How Yoshiko Shinohara Became Japan’s First Female Billionaire

How Japan’s First Female Billionaire Yoshiko Shinohara Shattered the Glass Ceiling

Yoshiko Shinohara is one of a kind. And that’s not using the phrase colloquially, as in ‘she stands out amongst her peers’. By becoming Japan’s first female self-made billionaire, there is literally nobody else who fits that description.

Her entrepreneurial journey as the founder and Chairman of Temp Holding, an employment staffing company, is the stuff of legend. She founded the company in 1973 to help place women in the workforce at a time when it was not socially acceptable for women to work after getting married. Despite the long odds against her succeeding, she managed to build it into the $4.5 billion behemoth it is today.

Inspiration Found Abroad

Yoshiko Shinohara was born in 1934 to a school headmaster father and a mother who worked as a midwife. Her father died when she was only eight and she was raised in post-war Japan by her single mother. She married in her early 20’s but divorced soon after.

“After the divorce, I said, ‘I have to do something with myself,’ Shinohara told the Harvard Business Review in 2009. “At the time, most women in Japan were relegated to boring jobs such as serving tea, and unlike my mother, who was a midwife, I did not have special skills to live as a professional. So I felt I had to leave Japan.”

Shinohara’s travels would take her to Europe and Australia where she found work as a secretary in various office settings. This experience opened her eyes to the possibilities that could be explored back in Japan.

“It was very impressive for me to see women breezing through their work in Europe and Australia,” she said in a 2004 interview with Bloomberg News.

The Dream That Clashed With the Law of the Land

When Shinohara returned to Japan with her dream to start a temp staffing business for Japanese women, she had to contend with more than just cultural norms. Japan had a law on the books that prohibited businesses from hiring temporary workers. Even still, this did not dissuade Shinohara from moving forward.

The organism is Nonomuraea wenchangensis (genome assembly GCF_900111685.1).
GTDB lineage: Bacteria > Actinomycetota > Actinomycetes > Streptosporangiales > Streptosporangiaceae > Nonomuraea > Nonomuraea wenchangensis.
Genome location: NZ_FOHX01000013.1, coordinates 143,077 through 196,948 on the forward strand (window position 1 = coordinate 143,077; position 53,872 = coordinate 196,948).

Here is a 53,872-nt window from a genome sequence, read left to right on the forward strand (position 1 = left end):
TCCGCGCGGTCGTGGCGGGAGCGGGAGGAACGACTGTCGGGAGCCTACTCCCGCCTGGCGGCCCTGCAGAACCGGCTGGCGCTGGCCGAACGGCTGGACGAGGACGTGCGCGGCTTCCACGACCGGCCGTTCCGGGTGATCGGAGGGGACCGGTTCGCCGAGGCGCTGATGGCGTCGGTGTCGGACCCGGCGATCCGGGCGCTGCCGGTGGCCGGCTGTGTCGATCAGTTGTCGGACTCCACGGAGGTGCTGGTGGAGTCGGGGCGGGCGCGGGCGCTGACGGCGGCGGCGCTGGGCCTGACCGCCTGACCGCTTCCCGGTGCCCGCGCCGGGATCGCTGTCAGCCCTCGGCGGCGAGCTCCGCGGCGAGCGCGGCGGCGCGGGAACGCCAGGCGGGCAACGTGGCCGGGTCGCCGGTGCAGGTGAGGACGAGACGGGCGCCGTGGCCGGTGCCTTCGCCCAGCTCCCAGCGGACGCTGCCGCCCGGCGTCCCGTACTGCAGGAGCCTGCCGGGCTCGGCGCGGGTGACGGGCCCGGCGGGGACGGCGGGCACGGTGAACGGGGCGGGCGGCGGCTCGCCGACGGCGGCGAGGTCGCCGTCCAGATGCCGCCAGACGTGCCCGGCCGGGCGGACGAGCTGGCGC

“I soon ran into opposition from the Ministry of Labor,” She told the HBR. “Lifetime employment was the norm in Japan, and temping by private companies was banned under law, so I was often summoned by the ministry. I couldn’t understand why it was illegal to provide temporary employees to companies that desperately needed them. I used to say to myself: ‘I wonder what it’s like in jail. How big are the rooms? Is there a toilet or a window?’ Subsequently, after I spent years lobbying alongside other temp agencies, the law was changed.”

Buoyed by The Age of Stagnation

Shinohara’s Temp Holding grew steadily through the 70’s and 80’s but it was a combination of factors in the late 1980’s and 1990’s that would help it reach a new level. The first was the rather controversial decision to hire men into a company that had previously only hired women.

“Japanese female executives are somewhat different now, but back then, they weren’t always willing to go out and seek new business. They tended to take more of a defensive posture, protecting the company’s gains rather than moving forward. That is not healthy” she says. “So in 1988, I said, ‘How about if we put some men in here?’ The managers said, ‘No, thank you, we don’t need any of those creatures.’ But we did need them. A branch happened to hire a man as a part-timer, and wow, did sales increase! That was the turning point.”

The other driving factor was Japan’s stagnant economy in the 1990’s. This led companies to start looking to replace full salaried employees with temps in an attempt to help the often hurting bottom line.

Retiring as a True Business Pioneer

At the time of Shinohara’s recent retirement, Forbes reported in a January 2017 article that Temp Holding boasted “…revenues of $4.5 billion last year. The Tokyo-listed stock popped 11.5% in the past month – making Shinohara’s 25% stake, in addition to dividends accrued over the years, worth just over $1 billion.”

The Asian female self-made billionaires club totals 25 with most of them coming from China and Hong Kong. As a Japanese woman who changed the culture, the business laws, and built an empire where none stood before, Yoshiko Shinohara certainly remains… one of a kind.